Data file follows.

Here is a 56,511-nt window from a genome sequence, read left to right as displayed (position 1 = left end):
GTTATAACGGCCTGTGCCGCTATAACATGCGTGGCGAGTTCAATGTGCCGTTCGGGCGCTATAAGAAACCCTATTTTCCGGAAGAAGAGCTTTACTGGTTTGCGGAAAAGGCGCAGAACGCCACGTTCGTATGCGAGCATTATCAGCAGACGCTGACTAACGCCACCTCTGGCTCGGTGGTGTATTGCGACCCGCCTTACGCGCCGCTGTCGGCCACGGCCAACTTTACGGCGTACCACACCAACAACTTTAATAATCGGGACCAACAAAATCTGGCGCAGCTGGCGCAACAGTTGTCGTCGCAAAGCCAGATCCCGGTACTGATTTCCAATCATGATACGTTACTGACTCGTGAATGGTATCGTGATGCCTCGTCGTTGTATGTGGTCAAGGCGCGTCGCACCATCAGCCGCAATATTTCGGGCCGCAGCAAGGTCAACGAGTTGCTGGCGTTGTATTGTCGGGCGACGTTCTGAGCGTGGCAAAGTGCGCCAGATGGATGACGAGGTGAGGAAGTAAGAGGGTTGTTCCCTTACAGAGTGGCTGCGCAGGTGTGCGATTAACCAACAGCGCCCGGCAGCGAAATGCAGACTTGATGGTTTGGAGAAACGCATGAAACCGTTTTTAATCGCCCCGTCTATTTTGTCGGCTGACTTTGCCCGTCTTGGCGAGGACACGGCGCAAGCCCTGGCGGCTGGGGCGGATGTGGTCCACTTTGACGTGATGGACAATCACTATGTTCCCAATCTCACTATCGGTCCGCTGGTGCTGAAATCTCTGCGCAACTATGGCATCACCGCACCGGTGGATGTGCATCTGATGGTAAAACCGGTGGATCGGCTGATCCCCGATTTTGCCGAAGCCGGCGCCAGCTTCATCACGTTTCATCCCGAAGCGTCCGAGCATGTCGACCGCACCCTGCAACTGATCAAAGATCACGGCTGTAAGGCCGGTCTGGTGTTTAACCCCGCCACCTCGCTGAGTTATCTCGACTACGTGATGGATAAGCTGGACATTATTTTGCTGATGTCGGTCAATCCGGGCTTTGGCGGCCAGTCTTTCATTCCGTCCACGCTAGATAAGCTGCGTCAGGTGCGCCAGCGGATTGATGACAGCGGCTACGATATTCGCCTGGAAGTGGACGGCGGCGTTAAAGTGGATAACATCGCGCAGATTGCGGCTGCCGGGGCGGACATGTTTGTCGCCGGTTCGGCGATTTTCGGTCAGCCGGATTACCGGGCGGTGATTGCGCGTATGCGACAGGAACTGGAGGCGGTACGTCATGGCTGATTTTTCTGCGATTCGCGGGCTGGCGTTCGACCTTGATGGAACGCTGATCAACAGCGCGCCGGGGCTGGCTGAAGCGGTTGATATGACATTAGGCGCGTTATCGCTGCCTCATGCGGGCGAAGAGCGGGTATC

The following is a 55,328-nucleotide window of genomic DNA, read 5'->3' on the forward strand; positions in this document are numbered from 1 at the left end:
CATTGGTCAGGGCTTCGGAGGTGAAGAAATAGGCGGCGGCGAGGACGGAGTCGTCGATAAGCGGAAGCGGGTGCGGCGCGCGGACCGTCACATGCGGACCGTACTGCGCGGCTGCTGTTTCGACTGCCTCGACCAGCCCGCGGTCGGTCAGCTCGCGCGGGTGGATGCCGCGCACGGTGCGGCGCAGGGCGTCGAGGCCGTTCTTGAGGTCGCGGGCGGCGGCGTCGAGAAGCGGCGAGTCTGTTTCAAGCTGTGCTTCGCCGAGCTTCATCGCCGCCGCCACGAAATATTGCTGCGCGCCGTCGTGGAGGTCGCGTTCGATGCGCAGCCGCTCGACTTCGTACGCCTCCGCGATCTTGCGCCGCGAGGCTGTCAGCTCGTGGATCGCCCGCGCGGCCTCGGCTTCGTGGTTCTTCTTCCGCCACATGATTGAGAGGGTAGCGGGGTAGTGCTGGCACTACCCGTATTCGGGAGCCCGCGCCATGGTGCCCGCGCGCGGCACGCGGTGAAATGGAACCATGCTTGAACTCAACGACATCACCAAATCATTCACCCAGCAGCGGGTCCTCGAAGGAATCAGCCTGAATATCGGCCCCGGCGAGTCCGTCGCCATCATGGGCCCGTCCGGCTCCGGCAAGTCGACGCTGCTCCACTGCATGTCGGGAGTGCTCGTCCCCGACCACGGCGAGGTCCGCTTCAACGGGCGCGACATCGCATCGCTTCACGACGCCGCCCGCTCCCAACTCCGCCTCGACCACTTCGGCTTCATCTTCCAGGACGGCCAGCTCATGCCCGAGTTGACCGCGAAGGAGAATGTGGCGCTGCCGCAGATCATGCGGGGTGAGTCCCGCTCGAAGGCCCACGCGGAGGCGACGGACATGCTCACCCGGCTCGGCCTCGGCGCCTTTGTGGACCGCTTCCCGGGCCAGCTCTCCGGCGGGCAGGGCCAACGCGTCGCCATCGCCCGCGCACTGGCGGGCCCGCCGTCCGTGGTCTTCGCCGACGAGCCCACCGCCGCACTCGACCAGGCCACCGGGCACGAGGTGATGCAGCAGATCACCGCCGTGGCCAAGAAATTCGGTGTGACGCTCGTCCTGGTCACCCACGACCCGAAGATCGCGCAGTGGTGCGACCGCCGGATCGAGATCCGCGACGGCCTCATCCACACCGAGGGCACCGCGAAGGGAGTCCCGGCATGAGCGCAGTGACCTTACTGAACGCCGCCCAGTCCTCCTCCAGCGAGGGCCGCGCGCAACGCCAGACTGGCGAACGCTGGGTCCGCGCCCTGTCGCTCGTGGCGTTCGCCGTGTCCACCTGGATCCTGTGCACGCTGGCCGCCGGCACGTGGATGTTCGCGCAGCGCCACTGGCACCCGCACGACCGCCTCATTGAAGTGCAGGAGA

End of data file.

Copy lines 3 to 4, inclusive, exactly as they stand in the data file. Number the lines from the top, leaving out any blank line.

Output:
The following is a 55,328-nucleotide window of genomic DNA, read 5'->3' on the forward strand; positions in this document are numbered from 1 at the left end:
CATTGGTCAGGGCTTCGGAGGTGAAGAAATAGGCGGCGGCGAGGACGGAGTCGTCGATAAGCGGAAGCGGGTGCGGCGCGCGGACCGTCACATGCGGACCGTACTGCGCGGCTGCTGTTTCGACTGCCTCGACCAGCCCGCGGTCGGTCAGCTCGCGCGGGTGGATGCCGCGCACGGTGCGGCGCAGGGCGTCGAGGCCGTTCTTGAGGTCGCGGGCGGCGGCGTCGAGAAGCGGCGAGTCTGTTTCAAGCTGTGCTTCGCCGAGCTTCATCGCCGCCGCCACGAAATATTGCTGCGCGCCGTCGTGGAGGTCGCGTTCGATGCGCAGCCGCTCGACTTCGTACGCCTCCGCGATCTTGCGCCGCGAGGCTGTCAGCTCGTGGATCGCCCGCGCGGCCTCGGCTTCGTGGTTCTTCTTCCGCCACATGATTGAGAGGGTAGCGGGGTAGTGCTGGCACTACCCGTATTCGGGAGCCCGCGCCATGGTGCCCGCGCGCGGCACGCGGTGAAATGGAACCATGCTTGAACTCAACGACATCACCAAATCATTCACCCAGCAGCGGGTCCTCGAAGGAATCAGCCTGAATATCGGCCCCGGCGAGTCCGTCGCCATCATGGGCCCGTCCGGCTCCGGCAAGTCGACGCTGCTCCACTGCATGTCGGGAGTGCTCGTCCCCGACCACGGCGAGGTCCGCTTCAACGGGCGCGACATCGCATCGCTTCACGACGCCGCCCGCTCCCAACTCCGCCTCGACCACTTCGGCTTCATCTTCCAGGACGGCCAGCTCATGCCCGAGTTGACCGCGAAGGAGAATGTGGCGCTGCCGCAGATCATGCGGGGTGAGTCCCGCTCGAAGGCCCACGCGGAGGCGACGGACATGCTCACCCGGCTCGGCCTCGGCGCCTTTGTGGACCGCTTCCCGGGCCAGCTCTCCGGCGGGCAGGGCCAACGCGTCGCCATCGCCCGCGCACTGGCGGGCCCGCCGTCCGTGGTCTTCGCCGACGAGCCCACCGCCGCACTCGACCAGGCCACCGGGCACGAGGTGATGCAGCAGATCACCGCCGTGGCCAAGAAATTCGGTGTGACGCTCGTCCTGGTCACCCACGACCCGAAGATCGCGCAGTGGTGCGACCGCCGGATCGAGATCCGCGACGGCCTCATCCACACCGAGGGCACCGCGAAGGGAGTCCCGGCATGAGCGCAGTGACCTTACTGAACGCCGCCCAGTCCTCCTCCAGCGAGGGCCGCGCGCAACGCCAGACTGGCGAACGCTGGGTCCGCGCCCTGTCGCTCGTGGCGTTCGCCGTGTCCACCTGGATCCTGTGCACGCTGGCCGCCGGCACGTGGATGTTCGCGCAGCGCCACTGGCACCCGCACGACCGCCTCATTGAAGTGCAGGAGA